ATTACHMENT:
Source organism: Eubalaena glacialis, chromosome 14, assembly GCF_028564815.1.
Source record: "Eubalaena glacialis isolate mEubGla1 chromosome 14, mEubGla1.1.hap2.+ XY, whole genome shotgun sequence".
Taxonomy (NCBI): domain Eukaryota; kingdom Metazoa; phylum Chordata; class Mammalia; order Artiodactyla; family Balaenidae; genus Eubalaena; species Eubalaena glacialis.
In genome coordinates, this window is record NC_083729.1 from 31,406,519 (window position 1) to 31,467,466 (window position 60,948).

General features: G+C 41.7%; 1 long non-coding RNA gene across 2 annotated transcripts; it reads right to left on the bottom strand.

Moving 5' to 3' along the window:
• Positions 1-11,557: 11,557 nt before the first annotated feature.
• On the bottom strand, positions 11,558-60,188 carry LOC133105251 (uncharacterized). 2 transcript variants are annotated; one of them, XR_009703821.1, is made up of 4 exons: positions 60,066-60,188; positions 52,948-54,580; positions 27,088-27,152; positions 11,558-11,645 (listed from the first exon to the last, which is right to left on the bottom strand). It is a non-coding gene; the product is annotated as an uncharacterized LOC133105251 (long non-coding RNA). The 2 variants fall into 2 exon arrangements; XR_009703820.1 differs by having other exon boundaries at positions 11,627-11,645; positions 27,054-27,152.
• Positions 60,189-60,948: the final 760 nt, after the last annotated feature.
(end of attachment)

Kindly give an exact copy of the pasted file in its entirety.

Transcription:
Source organism: Eubalaena glacialis, chromosome 14, assembly GCF_028564815.1.
Source record: "Eubalaena glacialis isolate mEubGla1 chromosome 14, mEubGla1.1.hap2.+ XY, whole genome shotgun sequence".
Taxonomy (NCBI): domain Eukaryota; kingdom Metazoa; phylum Chordata; class Mammalia; order Artiodactyla; family Balaenidae; genus Eubalaena; species Eubalaena glacialis.
In genome coordinates, this window is record NC_083729.1 from 31,406,519 (window position 1) to 31,467,466 (window position 60,948).

General features: G+C 41.7%; 1 long non-coding RNA gene across 2 annotated transcripts; it reads right to left on the bottom strand.

Moving 5' to 3' along the window:
• Positions 1-11,557: 11,557 nt before the first annotated feature.
• On the bottom strand, positions 11,558-60,188 carry LOC133105251 (uncharacterized). 2 transcript variants are annotated; one of them, XR_009703821.1, is made up of 4 exons: positions 60,066-60,188; positions 52,948-54,580; positions 27,088-27,152; positions 11,558-11,645 (listed from the first exon to the last, which is right to left on the bottom strand). It is a non-coding gene; the product is annotated as an uncharacterized LOC133105251 (long non-coding RNA). The 2 variants fall into 2 exon arrangements; XR_009703820.1 differs by having other exon boundaries at positions 11,627-11,645; positions 27,054-27,152.
• Positions 60,189-60,948: the final 760 nt, after the last annotated feature.